Price: £869 (inc VAT) | Buy now from Amazon
Despite being all-metal, the MSI Prestige 14 Evo weighs a portable 1.29kg and measures a rucksack-friendly 319 x 219 x 16mm. It also looks great in grey or white, with a hinge that lifts the base by roughly five degrees to create a more comfortable typing angle. The keyboard itself has a quiet action and is joined by one of the biggest touchpads we’ve seen on a 14in notebook. Elsewhere, you’re getting two USB-C ports and a bright, accurate display.
Its performance in our tests was impressive, with the results in our graphics benchmarks and SSD speeds being particularly noteworthy. This machine has plenty of grunt for some after-work gaming. It lasted 11hrs 5mins in our video-rundown test, which is in line with what we’d expect from a Core i7 laptop.
In short, the MSI Prestige 14 Evo oozes quality and ticks all of the right business boxes, with the lacklustre sound system being the only bum note.
Read our full MSI Prestige 14 Evo review for more details
Key specs – CPU: Intel Core i7-11587; Graphics: Intel Iris Xe; RAM: 16GB; Storage: 512GB; Dimensions: 319 x 219 x 16mm (WDH); Weight: 1.29kg
9. LG Gram 17 (2021): Big-screened and lightweight
Price: £1,467 (inc VAT) l Buy now from Amazon
LG’s Gram 17 stands out on this list for a few reasons. It’s rare to see any laptop bearing the LG name, let alone one in the markedly under-served category of 17in machines. This bracket is usually the province of beefy, slab-like mobile workstations, but the Gram 17 bucks this trend by weighing just a little bit more than the dainty MacBook Air, and measuring less than 2cm in thickness.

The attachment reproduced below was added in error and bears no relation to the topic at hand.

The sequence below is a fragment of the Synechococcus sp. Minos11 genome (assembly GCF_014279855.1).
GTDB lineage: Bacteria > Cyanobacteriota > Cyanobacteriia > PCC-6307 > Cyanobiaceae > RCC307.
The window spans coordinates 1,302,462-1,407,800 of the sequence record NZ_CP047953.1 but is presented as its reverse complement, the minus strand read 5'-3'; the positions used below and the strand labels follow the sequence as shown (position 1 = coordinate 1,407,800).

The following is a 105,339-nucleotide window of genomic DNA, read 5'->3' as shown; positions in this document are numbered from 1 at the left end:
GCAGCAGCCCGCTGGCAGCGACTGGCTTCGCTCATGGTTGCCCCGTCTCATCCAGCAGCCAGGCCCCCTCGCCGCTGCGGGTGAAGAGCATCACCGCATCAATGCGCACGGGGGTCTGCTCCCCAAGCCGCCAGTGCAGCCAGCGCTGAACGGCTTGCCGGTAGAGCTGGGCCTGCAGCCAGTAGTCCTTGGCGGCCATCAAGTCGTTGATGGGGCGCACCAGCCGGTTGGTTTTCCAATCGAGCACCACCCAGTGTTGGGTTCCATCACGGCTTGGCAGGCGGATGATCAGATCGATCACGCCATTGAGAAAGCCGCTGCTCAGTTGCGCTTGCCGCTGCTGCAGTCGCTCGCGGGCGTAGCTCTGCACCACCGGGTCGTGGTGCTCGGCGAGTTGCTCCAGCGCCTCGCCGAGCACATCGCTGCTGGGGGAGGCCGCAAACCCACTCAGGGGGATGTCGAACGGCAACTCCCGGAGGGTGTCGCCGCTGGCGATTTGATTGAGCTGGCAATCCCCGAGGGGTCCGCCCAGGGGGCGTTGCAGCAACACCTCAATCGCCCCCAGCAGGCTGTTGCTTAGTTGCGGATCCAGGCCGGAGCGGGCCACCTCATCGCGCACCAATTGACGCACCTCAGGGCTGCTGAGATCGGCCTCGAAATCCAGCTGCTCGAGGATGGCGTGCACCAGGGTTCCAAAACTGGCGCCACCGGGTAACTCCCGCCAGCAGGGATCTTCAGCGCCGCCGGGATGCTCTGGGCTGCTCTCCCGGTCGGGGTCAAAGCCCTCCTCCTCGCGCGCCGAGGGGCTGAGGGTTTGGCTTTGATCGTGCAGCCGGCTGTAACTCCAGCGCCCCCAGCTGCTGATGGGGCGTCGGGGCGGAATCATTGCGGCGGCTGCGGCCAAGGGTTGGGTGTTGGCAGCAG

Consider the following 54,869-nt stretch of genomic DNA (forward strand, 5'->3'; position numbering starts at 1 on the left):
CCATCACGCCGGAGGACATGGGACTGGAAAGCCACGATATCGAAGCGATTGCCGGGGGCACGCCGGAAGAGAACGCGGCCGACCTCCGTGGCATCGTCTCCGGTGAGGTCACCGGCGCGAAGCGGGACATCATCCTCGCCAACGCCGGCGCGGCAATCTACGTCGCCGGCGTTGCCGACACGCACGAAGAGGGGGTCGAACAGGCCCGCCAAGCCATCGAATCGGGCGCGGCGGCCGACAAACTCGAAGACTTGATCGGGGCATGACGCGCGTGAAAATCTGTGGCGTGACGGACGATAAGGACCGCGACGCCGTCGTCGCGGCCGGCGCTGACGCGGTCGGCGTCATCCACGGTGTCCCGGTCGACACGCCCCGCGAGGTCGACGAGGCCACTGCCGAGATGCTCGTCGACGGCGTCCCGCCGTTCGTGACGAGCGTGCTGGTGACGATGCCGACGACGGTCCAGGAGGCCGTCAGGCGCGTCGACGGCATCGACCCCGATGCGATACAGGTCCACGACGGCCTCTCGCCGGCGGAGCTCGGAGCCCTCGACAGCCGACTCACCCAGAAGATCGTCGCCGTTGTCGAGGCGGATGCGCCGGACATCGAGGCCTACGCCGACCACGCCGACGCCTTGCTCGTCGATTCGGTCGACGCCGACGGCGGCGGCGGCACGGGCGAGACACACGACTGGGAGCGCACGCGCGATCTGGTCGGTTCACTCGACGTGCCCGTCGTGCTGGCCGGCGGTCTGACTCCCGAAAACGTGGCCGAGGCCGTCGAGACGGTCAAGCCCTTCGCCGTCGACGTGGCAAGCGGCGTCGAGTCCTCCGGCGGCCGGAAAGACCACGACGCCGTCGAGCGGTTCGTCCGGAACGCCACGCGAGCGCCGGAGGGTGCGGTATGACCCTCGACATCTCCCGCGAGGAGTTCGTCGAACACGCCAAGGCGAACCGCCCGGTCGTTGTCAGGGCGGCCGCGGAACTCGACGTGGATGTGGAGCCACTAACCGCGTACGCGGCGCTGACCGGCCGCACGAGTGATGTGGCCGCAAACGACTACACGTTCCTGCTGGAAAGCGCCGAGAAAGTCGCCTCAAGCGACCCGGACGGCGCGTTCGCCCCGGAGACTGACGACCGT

That’s impressive enough as it is, but a top-quality screen and surprisingly capable performance ensure that its appeal isn’t just skin-deep. Even its performance, while not measuring up to the hulking behemoths it shares a footprint with, is more than capable of carrying you through a busy workday.
Read our full LG Gram 17 (2021) review for more details
Key specs – CPU: Intel Core i7-1165G7; Graphics: Intel Iris Xe; RAM: 8-16GB; Storage: 512GB-1TB; Dimensions: 381 x 263 x 17.4mm (WDH); Weight: 1.35kg
10. Acer Swift 5 SF514-55T (2021): Compact yet powerful
Price: £899 (inc VAT) l Buy now from Currys
Acer’s Swift 5 manages to squeeze respectable performance and battery life out of a surprisingly light (and yet reassuringly sturdy) frame. The keyboard is also good, although we have some slight quibbles with the size of the cursor keys in relation to the page up and down buttons.
The only other caveat we’ll add here is that Acer’s distribution is a little unintuitive; only the top-of-the-range model is available directly from the company, while the cheaper and more appealing configuration we reviewed is exclusive to Amazon. It’s worth putting in the legwork to hunt it down, though – this machine is excellent value.
Read our full Acer Swift 5 SF514-55T (2021) review for more details
Key specs – CPU: Intel Core i5-1135G7; Graphics: Intel Iris Xe; RAM: 8-16GB; Storage: 512GB-1TB; Dimensions: 319 x 207 x 15mm (WDH); Weight: 950g
11. Lenovo Yoga Slim 7 (AMD): The best AMD laptop
Price: £850 (inc VAT) l Buy now from Amazon
Despite the name, the Yoga Slim 7 isn’t quite as petite as some of the laptops on this list, but it is among the cheapest. Surprisingly, however, it’s also one of the most powerful, courtesy of a beastly AMD Ryzen 7 4800U processor. Even more impressively, the battery lasted for the best part of 16 hours in our tests, which is not to be sniffed at.
In fact, while the fabulous price might hint at some cutbacks, there’s actually very little to criticise here. The AMD chip means there’s no Thunderbolt connectivity and the camera is rather woeful, but the keyboard, display and build quality are all excellent. This laptop may be cheap, but it’s certainly not a budget device.
Read our full Lenovo Yoga Slim 7 (AMD) review for more details
Key specs – CPU: AMD Ryzen 7 4800U; Graphics: Radeon RX Vega 8; RAM: 8GB; Storage: 512GB; Dimensions: 321 x 205 x 16mm (WDH); Weight: 1.16kg